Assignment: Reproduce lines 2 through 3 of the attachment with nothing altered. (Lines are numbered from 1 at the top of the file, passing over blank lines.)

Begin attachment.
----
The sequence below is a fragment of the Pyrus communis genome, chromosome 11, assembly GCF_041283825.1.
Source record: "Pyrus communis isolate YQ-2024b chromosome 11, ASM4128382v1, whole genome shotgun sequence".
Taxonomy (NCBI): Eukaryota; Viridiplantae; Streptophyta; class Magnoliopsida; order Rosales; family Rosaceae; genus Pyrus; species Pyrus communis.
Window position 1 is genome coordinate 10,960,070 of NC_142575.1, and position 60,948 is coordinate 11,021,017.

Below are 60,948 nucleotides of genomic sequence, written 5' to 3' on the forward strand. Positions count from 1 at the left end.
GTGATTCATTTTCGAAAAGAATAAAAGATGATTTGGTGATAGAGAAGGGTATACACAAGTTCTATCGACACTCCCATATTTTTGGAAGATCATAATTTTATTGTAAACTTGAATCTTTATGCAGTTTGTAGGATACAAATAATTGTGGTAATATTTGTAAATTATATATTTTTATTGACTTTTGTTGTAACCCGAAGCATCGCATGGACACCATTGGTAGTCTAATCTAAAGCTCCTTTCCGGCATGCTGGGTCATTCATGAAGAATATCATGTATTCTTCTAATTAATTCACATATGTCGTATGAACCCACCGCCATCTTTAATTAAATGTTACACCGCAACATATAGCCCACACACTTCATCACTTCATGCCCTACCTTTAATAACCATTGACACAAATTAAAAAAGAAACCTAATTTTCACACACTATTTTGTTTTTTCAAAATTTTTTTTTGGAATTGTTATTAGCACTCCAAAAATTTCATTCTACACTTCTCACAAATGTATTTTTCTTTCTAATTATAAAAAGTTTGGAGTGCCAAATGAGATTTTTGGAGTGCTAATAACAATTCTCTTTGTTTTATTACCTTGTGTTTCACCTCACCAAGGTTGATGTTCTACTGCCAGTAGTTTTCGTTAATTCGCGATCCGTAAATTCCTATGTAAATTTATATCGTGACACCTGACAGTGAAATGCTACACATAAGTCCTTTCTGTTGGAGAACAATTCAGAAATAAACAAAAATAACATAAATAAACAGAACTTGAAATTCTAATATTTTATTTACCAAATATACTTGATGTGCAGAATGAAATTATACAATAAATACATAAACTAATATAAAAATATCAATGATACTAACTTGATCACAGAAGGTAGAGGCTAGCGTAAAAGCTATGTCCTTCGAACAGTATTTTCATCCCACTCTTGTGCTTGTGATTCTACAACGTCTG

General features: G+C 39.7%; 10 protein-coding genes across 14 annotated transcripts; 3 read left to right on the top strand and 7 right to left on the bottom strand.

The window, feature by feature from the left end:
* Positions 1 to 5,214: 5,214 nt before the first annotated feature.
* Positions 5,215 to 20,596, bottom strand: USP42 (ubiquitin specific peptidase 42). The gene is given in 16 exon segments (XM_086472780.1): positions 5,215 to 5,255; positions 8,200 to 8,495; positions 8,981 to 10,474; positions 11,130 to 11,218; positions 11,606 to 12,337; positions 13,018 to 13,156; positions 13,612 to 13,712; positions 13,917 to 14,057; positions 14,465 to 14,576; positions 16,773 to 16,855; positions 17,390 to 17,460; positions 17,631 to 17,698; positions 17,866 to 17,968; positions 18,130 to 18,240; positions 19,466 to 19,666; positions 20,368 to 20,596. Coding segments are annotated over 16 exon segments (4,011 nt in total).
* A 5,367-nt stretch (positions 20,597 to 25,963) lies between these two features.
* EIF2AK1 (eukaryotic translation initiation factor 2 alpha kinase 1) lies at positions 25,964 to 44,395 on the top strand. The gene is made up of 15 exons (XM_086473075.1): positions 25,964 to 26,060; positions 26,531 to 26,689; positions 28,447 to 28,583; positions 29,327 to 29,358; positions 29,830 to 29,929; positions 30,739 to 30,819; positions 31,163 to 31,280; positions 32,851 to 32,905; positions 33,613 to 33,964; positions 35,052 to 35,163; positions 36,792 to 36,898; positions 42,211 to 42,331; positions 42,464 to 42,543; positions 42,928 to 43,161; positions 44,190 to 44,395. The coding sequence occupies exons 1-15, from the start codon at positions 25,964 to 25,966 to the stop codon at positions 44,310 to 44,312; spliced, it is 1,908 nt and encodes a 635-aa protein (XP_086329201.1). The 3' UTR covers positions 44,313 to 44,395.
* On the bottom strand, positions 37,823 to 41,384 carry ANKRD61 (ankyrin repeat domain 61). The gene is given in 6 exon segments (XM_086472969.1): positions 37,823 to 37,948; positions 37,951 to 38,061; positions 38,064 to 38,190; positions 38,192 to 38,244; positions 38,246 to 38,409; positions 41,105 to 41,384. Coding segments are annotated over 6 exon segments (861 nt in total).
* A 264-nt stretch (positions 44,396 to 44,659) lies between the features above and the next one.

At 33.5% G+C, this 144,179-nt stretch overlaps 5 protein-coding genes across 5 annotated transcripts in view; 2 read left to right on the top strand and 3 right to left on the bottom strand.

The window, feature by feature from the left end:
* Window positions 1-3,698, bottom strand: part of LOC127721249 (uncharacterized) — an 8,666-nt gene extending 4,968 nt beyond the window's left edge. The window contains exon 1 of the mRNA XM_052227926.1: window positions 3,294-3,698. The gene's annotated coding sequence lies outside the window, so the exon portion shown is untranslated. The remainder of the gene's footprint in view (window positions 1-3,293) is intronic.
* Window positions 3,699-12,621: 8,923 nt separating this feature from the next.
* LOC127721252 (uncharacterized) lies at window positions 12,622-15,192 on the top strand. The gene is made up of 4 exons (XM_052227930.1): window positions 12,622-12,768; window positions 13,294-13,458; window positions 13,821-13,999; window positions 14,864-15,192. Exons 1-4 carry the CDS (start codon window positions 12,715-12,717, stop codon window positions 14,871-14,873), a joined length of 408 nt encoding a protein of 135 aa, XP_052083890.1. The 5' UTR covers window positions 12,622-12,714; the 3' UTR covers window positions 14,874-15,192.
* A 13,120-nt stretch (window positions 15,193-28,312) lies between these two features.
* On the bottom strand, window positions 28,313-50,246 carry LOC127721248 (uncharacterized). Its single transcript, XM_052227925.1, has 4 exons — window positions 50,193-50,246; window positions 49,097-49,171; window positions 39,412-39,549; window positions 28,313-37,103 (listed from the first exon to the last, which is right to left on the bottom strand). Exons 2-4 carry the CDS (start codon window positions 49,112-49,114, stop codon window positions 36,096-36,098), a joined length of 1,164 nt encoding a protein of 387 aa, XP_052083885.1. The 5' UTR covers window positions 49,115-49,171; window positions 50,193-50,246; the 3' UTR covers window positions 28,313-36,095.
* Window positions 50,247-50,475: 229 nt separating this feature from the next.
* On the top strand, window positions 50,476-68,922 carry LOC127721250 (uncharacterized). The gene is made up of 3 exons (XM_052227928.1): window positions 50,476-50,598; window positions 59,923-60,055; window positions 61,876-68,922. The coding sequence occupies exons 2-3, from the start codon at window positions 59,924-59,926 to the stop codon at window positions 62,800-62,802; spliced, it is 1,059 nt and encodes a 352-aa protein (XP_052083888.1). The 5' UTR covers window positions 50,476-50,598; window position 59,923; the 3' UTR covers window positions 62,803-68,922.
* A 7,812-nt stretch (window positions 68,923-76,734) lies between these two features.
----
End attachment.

Source record: "Pyrus communis isolate YQ-2024b chromosome 11, ASM4128382v1, whole genome shotgun sequence".
Taxonomy (NCBI): Eukaryota; Viridiplantae; Streptophyta; class Magnoliopsida; order Rosales; family Rosaceae; genus Pyrus; species Pyrus communis.